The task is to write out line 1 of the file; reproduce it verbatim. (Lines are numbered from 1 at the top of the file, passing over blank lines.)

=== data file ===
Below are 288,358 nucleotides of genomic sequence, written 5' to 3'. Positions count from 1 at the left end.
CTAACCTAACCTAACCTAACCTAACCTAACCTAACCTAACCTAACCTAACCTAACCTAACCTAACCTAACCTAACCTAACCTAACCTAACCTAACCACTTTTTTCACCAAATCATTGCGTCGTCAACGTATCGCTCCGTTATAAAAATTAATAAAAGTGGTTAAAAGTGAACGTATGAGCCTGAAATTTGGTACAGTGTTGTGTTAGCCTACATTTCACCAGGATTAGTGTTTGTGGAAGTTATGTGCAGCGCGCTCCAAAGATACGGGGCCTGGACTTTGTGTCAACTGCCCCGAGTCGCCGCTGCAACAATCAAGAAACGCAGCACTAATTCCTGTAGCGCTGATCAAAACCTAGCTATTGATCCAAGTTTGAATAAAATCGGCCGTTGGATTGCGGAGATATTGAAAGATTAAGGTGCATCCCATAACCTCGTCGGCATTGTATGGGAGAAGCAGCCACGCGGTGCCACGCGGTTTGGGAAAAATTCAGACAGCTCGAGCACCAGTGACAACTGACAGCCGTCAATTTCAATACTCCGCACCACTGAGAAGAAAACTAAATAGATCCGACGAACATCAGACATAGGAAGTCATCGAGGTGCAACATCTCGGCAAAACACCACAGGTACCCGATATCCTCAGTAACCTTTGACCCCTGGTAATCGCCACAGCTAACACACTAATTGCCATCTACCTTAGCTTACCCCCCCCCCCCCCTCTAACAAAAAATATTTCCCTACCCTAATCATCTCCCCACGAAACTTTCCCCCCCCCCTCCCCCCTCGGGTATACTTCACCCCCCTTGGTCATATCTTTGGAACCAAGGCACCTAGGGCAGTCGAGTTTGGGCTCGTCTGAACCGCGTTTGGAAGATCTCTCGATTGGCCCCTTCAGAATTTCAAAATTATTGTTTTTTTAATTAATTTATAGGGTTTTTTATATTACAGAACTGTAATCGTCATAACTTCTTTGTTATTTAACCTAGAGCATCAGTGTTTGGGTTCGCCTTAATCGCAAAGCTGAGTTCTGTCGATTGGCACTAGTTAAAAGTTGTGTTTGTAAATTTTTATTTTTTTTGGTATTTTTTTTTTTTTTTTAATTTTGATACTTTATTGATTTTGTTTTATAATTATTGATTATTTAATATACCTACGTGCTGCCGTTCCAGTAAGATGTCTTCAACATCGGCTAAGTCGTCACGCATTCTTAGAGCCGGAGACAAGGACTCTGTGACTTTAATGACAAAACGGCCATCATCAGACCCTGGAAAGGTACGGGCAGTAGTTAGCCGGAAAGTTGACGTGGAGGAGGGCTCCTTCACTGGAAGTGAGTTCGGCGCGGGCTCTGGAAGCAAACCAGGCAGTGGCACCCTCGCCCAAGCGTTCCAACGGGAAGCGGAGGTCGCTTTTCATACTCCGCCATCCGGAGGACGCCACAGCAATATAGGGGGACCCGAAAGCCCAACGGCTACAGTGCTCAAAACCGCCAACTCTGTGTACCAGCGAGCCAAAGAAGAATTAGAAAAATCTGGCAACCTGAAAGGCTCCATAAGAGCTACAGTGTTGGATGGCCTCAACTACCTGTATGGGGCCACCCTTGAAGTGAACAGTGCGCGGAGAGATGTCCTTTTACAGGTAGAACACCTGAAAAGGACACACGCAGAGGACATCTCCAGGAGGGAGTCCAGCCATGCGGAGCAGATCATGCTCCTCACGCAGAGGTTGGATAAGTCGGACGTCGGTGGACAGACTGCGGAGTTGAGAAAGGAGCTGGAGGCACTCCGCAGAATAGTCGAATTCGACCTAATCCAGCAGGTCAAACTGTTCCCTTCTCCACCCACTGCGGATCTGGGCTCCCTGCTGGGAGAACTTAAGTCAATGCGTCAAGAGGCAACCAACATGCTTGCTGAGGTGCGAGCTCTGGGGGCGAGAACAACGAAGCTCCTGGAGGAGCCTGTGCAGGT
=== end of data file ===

Below are 288,358 nucleotides of genomic sequence, written 5' to 3'. Positions count from 1 at the left end.